Thank you for the feedback Yachar. Looking at the piece, I agree that the melody sometimes becomes quite uninteresting and unfocused. This is something I can improve on in the future.
When writing this piece, I ended up feeling like I needed to keep the melody diatonic, to establish the modality in the first part and to keep the folk style in the second.
Thanks KJ for your review. I realize that the theme might be more promising than the piece, since it was intended as the beginning of an unrealized sonata! I myself was not entirely satisfied with the final chords (bars 31-4). In fact, after your review, I tried to revise them for almost two hours but came back to the original, being unable to settle on a better alternative. That is perhaps one of the reasons why I almost never revise pieces after I finish composing them. It seems that in this case, and at least as far as I as a composer am concerned, the initial creative judgement is always the right one. But I am more satisfied with the 16th notes which you found distracting. Had I expanded it into a sonata, those 16th notes might have functioned as a second theme.
It is unfortunate that the previous piano soliloquies I have posted do not show up. I have posted No.s 4-7 in addition to the No. 8 & 9. I will post the links below hoping that you can access them and look forward to hearing what you think of them.
I also look forward to your 3rd soliloquy.
This piece was composed by me, and as it's one of my favourite poems, I wanted to give it 'sounding'.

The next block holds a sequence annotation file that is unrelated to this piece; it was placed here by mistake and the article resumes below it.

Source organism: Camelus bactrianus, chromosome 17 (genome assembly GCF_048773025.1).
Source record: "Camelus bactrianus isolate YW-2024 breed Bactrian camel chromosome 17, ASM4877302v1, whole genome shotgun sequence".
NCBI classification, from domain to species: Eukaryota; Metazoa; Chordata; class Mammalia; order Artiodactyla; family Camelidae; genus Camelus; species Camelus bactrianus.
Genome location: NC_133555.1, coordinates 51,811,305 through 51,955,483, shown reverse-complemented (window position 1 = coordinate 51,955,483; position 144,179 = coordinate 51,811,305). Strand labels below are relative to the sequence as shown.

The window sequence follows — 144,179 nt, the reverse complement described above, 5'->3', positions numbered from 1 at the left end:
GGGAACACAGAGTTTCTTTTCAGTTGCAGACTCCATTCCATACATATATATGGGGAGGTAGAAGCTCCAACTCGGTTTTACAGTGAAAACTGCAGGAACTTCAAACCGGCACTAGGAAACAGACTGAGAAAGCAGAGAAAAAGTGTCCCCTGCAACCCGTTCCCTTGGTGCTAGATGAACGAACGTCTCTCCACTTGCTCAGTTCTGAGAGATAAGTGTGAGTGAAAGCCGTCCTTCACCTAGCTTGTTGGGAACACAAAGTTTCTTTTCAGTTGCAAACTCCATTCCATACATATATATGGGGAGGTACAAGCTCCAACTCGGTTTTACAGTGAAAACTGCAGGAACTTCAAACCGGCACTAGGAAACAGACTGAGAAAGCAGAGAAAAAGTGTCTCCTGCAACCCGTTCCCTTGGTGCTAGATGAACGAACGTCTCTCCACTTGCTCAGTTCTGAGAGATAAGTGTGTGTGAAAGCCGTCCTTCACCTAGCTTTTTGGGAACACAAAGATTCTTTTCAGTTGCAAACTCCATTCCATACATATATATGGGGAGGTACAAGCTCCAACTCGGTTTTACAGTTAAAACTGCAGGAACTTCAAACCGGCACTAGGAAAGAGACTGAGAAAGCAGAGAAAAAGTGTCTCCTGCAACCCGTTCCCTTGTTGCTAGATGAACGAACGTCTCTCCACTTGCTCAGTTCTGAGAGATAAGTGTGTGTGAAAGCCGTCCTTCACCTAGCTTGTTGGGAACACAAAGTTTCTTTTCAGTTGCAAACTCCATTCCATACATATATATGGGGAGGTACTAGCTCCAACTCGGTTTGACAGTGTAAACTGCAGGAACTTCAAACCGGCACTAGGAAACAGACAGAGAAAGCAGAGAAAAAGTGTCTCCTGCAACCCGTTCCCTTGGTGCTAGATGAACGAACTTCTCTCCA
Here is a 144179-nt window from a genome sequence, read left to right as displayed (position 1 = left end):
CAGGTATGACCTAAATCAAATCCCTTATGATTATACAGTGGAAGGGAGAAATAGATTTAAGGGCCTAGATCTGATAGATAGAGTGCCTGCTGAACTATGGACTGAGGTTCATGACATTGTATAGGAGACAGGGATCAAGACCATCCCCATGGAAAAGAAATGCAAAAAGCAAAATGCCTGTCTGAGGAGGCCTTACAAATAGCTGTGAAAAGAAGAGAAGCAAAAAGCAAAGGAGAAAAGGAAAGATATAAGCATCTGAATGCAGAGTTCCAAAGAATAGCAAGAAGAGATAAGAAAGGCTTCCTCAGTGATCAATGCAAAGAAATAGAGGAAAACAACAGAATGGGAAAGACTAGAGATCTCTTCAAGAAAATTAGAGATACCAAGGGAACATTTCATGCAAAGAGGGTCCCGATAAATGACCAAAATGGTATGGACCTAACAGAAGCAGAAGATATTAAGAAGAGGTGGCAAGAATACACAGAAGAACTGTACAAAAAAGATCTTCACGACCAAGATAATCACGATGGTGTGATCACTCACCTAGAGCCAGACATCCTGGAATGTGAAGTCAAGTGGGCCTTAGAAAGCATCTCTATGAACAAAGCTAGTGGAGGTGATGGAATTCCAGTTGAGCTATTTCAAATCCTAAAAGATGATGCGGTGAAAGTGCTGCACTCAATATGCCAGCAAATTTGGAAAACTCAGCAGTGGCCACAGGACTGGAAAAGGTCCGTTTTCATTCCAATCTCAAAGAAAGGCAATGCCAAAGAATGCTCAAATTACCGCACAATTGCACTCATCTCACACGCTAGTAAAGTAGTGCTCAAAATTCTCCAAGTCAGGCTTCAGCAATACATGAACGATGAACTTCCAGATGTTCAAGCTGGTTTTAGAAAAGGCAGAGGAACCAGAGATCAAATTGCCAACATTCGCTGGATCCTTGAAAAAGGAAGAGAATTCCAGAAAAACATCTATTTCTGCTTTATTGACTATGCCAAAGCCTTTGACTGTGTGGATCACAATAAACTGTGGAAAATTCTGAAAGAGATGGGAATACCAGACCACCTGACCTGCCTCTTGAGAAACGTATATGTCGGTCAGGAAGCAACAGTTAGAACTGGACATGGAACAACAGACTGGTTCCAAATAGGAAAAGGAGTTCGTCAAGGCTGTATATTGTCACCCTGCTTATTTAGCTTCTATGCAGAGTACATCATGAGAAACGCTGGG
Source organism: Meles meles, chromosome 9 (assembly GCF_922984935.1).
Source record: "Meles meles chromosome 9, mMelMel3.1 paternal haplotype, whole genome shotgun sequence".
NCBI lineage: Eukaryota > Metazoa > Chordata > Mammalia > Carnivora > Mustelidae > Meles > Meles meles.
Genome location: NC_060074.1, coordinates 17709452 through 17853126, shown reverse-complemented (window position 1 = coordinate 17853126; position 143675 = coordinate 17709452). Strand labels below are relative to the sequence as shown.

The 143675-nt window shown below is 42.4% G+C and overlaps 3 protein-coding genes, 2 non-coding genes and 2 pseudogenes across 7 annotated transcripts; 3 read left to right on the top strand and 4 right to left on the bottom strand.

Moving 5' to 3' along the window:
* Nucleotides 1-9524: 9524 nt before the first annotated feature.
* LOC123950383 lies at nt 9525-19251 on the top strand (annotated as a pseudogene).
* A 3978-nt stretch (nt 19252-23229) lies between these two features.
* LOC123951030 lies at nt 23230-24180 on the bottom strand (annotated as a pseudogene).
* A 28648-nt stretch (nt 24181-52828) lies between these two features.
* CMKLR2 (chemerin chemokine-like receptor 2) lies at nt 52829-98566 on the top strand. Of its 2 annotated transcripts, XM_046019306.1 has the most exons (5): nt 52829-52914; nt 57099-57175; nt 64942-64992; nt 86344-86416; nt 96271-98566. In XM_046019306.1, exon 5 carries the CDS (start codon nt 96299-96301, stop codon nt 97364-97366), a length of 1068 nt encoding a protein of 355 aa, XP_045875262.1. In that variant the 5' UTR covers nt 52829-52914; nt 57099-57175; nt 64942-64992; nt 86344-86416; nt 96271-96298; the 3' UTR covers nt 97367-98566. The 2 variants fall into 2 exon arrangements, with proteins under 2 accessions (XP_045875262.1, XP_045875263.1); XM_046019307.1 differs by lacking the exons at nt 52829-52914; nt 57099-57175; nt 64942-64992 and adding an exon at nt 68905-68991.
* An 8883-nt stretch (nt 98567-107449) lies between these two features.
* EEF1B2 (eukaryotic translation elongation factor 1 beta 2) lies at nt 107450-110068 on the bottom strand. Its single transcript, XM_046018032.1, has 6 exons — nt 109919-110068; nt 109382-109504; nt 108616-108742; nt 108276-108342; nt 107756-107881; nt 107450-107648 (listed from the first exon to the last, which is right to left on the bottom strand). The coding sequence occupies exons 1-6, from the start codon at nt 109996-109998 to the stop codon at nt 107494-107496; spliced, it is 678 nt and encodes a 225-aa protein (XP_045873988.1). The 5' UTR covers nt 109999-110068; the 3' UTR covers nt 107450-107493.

Albert Wass was a Hungarian poet of the 20th century. As Hungary lost both wars, Transylvania was taken by Romania, where Wass was born. For he'd taken part in World War II., he'd to exile himself from the country to the U.S., and he could never return. If he'd did so, he'd been executed (or at least jailed) by the Communist Goverment - that took control of the country for 1989 - like many people. In he's poems, patriotism, nostalgia, the wartime losses, bitterness, and of course, the transylvanian-hungarian land(scape) has a strong role, and frequent presence.
The poem is in Hungarian, but I translated it to English for you. Unfortunately, I'm positively not a poet, so I only cared about the content and the meanings, not about the form and rhymes. You can read the translation below.
As for the sheet, the piece was recorded with EWQL Brass Section and Finale 2012, and it's up to ignore the dynamics I wanted. But please notice, that in the sheet you can find the correct notation.
I was trying to accord to the poem, and 'paint pictures to music' I saw while reading it. I used many specific 'Hungarian folksong - sounding' melodies and harmonies. I take any advice, remark or criticism that helps me make my piece better.
Thank you, and best regards!
Translation by Defearon:
Dearest love of mine, look at the mount's ridge!
A coat is made thereon, by the blonde rime.
And where the creek flows, recess-like,
it visits the woodlands covered with death.
And within the woodlands blood and death exists.
Everything is cold to the bones... everything, that was
scattered as a present, by the Summer.
And sometimes, soft winds are sneaking through,
sending a message, "the faith was vain",
And - what is left here by the dead Spring -
it's buried by the leafs of the beeches.
And do you hear it?
Magical melodies are heared from the clouds high upon!
See? There are brother-crows marching through,
a wandering pair in love.
And they are flying together, forever,
where the Fall made melodies and flowers fall... (Maybe I'm still a poet :) )
Dearest love of mine, come with me to the Fall,
and stop with me high, at the rime-white edge,
under the saddest but finest beech-tree,
and see, what beatiful wilting is!
And the megic left here... is only left for us!
I felt that way too. But it's pretty, so what you weigh over what isn't really my business.
In measure 25, I'm wondering why you chose to put Cb instead of B natural, because you have the D natural coming after it, and it would make more sense for it to be a B minor going to G major.